'mutual trust' and 'good faith' - Melbourne Law School

The development of the employer's obligation 'not without reasonable and ..... 83 This principle has a long pedigree: see Mackay v Dick (1881) 6 App Cas 251, ... case, and the costs of hiring a public relations consultant to manage publicity.
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SIBLINGS BUT NOT T WINS: MAKING SENSE OF ‘MUTUAL TRUST’ AND ‘GOOD FAITH’ IN EMPLOYMENT CONTRACTS JOELLEN RILEY* [Since the 1970s English employment law has recognised a duty not to destroy mutual trust and confidence in the employment relationship and has developed more general duties of good faith and fair dealing at work. Australian employment contract law, on the other hand, has been slow to articulate clear principles around these concepts. This article proposes a framework for understanding both concepts — mutual trust and confidence on the one hand, and good faith performance of contracts on the other — in the hope that the articulation of clear and bounded principles may encourage general judicial acceptance and greater certainty in employment contract law.]

CONTENTS I II III IV V VI

Introduction .............................................................................................................. 521 Mutual Trust and Confidence ................................................................................ 525 Good Faith ................................................................................................................ 536 Bullying and Harassment Claims .......................................................................... 546 Reputational Harm .................................................................................................. 549 Conclusions............................................................................................................... 551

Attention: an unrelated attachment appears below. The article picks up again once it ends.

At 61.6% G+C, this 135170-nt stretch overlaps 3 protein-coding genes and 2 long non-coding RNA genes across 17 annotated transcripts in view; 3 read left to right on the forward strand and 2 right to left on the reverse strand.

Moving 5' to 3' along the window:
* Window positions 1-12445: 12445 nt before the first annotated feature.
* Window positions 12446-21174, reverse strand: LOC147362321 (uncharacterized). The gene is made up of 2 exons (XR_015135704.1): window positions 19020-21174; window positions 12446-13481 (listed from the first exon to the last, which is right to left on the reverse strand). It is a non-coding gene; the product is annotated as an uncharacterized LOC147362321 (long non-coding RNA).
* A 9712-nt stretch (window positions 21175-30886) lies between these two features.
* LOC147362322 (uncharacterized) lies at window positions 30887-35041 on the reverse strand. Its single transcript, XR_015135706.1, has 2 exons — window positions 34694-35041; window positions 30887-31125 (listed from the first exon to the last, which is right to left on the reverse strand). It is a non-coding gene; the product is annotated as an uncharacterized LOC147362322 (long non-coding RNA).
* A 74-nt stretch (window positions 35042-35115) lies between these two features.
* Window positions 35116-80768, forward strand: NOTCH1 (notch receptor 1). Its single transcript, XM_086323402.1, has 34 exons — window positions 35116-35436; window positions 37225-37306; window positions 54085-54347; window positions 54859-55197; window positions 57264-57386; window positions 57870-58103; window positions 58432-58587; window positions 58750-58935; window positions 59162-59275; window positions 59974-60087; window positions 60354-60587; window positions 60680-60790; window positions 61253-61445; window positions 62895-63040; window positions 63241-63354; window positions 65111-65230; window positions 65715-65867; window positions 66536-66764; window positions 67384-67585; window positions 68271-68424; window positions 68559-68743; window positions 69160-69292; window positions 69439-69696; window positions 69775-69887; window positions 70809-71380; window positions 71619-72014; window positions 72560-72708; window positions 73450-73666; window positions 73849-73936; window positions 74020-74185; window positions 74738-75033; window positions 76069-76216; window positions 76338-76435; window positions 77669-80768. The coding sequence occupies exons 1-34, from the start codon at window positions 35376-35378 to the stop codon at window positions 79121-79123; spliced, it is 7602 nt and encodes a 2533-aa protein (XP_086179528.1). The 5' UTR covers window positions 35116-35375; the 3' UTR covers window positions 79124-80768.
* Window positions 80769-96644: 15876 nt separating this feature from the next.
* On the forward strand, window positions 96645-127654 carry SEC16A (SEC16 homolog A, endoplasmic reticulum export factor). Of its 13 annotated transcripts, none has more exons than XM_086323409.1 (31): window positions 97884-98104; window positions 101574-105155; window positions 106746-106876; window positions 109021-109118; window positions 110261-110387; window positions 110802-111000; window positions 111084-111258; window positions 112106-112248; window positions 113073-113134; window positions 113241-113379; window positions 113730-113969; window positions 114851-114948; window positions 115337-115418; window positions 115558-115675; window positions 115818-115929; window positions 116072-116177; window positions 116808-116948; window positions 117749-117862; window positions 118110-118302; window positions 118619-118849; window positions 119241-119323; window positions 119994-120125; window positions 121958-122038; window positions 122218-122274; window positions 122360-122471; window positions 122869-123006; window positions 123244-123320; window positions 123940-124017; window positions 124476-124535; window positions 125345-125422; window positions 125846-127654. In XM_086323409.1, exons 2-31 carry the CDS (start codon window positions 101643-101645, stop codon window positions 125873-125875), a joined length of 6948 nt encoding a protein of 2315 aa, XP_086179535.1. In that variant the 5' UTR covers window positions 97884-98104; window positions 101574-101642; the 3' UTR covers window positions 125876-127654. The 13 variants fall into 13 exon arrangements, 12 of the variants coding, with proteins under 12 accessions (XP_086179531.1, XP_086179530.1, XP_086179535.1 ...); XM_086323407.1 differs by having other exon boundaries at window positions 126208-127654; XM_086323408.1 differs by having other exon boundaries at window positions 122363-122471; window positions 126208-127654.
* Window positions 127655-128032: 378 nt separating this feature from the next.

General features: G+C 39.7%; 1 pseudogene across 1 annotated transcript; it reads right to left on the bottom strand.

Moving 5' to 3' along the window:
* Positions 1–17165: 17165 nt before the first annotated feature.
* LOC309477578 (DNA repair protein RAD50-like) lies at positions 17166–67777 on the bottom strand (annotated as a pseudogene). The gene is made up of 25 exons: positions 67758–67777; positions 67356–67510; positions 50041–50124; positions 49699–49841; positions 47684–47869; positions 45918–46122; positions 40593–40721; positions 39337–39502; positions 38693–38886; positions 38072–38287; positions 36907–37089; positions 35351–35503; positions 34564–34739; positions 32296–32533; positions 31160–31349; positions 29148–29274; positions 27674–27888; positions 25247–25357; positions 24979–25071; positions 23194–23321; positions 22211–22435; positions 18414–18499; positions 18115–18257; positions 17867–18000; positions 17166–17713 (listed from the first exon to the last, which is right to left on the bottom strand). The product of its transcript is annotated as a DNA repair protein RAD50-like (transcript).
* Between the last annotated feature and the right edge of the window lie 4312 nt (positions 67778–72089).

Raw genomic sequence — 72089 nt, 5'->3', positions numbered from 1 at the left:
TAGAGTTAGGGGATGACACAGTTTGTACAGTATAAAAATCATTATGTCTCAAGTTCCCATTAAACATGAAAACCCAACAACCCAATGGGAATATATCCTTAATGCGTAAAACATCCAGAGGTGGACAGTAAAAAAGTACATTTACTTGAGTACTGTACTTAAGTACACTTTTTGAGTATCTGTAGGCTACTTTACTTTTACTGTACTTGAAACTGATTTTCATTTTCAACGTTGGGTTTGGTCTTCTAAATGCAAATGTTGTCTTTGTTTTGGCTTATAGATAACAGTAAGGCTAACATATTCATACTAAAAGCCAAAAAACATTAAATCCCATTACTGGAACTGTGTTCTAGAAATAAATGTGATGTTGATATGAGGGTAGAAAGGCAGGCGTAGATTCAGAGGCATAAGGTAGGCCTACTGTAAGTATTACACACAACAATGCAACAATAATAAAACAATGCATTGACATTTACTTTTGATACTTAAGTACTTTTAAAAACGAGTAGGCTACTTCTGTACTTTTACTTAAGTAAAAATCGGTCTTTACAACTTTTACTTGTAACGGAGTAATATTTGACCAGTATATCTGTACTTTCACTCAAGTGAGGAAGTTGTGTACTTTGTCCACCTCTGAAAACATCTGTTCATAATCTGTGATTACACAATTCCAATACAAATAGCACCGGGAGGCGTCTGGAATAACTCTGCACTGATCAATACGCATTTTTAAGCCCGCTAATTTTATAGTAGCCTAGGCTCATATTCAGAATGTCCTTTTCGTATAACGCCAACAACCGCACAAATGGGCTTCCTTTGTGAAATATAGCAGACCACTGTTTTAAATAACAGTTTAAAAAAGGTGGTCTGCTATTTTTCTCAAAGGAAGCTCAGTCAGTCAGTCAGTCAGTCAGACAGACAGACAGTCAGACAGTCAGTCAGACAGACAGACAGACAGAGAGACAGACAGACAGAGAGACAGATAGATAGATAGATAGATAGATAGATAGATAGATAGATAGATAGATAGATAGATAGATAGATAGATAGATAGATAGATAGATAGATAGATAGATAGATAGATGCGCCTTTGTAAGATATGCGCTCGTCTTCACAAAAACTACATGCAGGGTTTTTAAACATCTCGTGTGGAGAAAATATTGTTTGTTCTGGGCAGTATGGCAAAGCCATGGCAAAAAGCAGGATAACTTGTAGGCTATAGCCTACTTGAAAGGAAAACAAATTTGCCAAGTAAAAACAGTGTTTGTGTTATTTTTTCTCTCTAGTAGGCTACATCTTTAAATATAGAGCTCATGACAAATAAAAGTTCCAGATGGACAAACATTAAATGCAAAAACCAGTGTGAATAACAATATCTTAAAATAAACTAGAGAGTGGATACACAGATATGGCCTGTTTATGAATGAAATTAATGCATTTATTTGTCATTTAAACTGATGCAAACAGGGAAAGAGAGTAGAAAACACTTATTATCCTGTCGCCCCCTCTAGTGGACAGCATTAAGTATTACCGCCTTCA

I INTRODUCTION It has become common for employees claiming contractual damages following termination of their employment to plead that the employer has breached ‘an implied term of good faith, trust and confidence’ in the employment relationship.1 Sometimes two separate implied terms are pleaded: ‘mutual *

BA (Hons), DipEd, MA, LLB (Hons), PhD (Syd), BCL (Hons) (Oxf), DipMgt (MGSM); Professor of Labour Law, Sydney Law School, The University of Sydney; Consultant to People+Culture Strategies, Sydney. The author wishes to thank two anonymous referees who offered valuable comments on an earlier draft. All opinions, and any errors, remain my own.

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This is the expression used in the pleadings in Yousif v Commonwealth Bank of Australia (2010) 193 IR 212, 217 [20] (Kenny, Tracey and Jagot JJ). Such claims have become common-

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Melbourne University Law Review

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trust and confidence’ on the one hand, and ‘good faith’ on the other.2 The circumstances in which these claims are made are as various as the causes of misery and grievance in human relationships at work. Sometimes they are pleaded hand in hand with allegations of bullying and harassment;3 sometimes together with assertions of capricious denial of claimed entitlements (such as performance bonuses,4 promotions,5 or contract renewals).6 Although ‘mutual trust and confidence’ and ‘good faith’ have become commonplace vocabulary in pleadings, there is still considerable confusion and disagreement about the content of these obligations. Some judicial decisions have been sceptical about whether they exist at all.7 The aim of this article is to propose a framework for understanding the role that mutual trust and confidence and good faith play in the resolution of employment contract disputes in Australia, in the hope that greater clarity around the concepts may convince the remaining sceptics that these are indeed legitimate employment obligations and they do not open floodgates to unpredictable damages awards. This framework may provide some guidance, and consequently alleviate some confusion, for the benefit not only of future litigants and their advisors, but also of the managers who determine workplace culture, and those who work within their influence. place in recent years. For illustrations of cases in which such pleadings were made (although not necessarily successfully), see Russell v The Trustees of the Roman Cath